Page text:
Judge Breyer also rejected Volkswagen’s arguments that federal law preempted the state law claims against it for misrepresenting the virtues of its diesel cars and concealing the defeat devices.  While the Court ordered Plaintiffs to replead their misrepresentation claims with more particularity, Judge Breyer held that the omission-based claims would go forward as pled.

“Judge Breyer’s latest order is a resounding rejection of Volkswagen and Bosch’s attempt to unjustly escape compensating tens of thousands of former owners of VW and Audi cars for the harm caused by purposefully cheating on emissions,” said Steve W. Berman, the lead attorney representing car owners in the case.”

“We intend to hold Volkswagen and Bosch fully accountable for the harm their fraud and criminal enterprise caused all deceived VW buyers, even those who sold their cars before Volkswagen admitted its fraud.  Until and unless Volkswagen and Bosch agree to fair compensation for these victims of their fraud, we will vigorously pursue these RICO claims.”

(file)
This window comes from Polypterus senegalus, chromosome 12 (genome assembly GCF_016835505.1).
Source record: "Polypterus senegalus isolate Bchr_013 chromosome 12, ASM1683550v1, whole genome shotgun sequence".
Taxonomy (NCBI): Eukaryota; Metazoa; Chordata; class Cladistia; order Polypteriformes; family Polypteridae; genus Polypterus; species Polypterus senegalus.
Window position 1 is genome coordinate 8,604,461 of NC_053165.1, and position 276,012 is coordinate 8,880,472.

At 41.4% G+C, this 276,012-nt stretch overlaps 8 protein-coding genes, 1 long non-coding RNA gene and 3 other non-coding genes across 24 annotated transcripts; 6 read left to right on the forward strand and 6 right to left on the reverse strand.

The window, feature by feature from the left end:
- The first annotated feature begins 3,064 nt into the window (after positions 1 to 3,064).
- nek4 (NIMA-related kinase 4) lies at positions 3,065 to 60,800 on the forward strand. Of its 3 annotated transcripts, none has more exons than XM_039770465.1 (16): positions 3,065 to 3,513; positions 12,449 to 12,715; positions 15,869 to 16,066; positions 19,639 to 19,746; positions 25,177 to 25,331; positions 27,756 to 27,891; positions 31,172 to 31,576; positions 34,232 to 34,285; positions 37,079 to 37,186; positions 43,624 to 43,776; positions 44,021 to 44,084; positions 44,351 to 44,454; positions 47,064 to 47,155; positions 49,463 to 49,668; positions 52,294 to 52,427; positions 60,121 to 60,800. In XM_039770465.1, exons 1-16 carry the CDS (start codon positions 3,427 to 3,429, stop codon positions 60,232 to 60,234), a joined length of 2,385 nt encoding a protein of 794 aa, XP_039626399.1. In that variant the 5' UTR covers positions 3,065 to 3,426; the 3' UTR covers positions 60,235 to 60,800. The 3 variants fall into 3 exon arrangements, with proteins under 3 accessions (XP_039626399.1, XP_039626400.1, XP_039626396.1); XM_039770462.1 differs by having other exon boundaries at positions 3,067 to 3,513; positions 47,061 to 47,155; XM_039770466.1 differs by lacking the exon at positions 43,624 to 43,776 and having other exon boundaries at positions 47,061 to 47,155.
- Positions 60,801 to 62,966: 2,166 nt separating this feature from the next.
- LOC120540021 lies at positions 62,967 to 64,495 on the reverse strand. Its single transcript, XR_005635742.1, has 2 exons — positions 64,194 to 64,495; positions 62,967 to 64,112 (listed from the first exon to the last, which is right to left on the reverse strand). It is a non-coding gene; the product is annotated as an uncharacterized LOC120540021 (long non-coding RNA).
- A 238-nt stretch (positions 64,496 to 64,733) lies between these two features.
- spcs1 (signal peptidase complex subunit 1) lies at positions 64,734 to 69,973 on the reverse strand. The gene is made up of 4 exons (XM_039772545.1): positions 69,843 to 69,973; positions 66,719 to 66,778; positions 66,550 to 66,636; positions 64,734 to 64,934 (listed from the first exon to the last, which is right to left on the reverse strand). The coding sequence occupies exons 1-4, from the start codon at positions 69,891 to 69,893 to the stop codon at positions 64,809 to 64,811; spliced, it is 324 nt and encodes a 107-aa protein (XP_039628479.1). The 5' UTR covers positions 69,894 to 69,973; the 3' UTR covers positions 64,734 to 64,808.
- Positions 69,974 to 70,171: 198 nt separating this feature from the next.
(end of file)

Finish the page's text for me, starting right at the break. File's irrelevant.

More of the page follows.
Steve Berman is a leading consumer-rights attorney and co-founder of Hagens Berman. He was appointed to the plaintiffs’ steering committee in the nationwide consolidated class-action lawsuit against Volkswagen and is also pursuing claims on behalf of Volkswagen’s franchise dealers. Hagens Berman has filed multiple nationwide lawsuits against Bosch for its alleged participation in similar diesel emissions racketeering schemes with other carmakers, including Daimler (Mercedes), Fiat Chrysler, General Motors and Ford.

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About Hagens Berman
Hagens Berman Sobol Shapiro LLP is a consumer-rights class-action law firm with 10 offices across the country. The firm’s tenacious drive for plaintiffs’ rights has earned it numerous national accolades, awards and titles of “Most Feared Plaintiff’s Firm,” and MVPs and Trailblazers of class-action law. More about the law firm and its successes can be found at https://www.hbsslaw.com. Follow the firm for updates and news at @ClassActionLaw.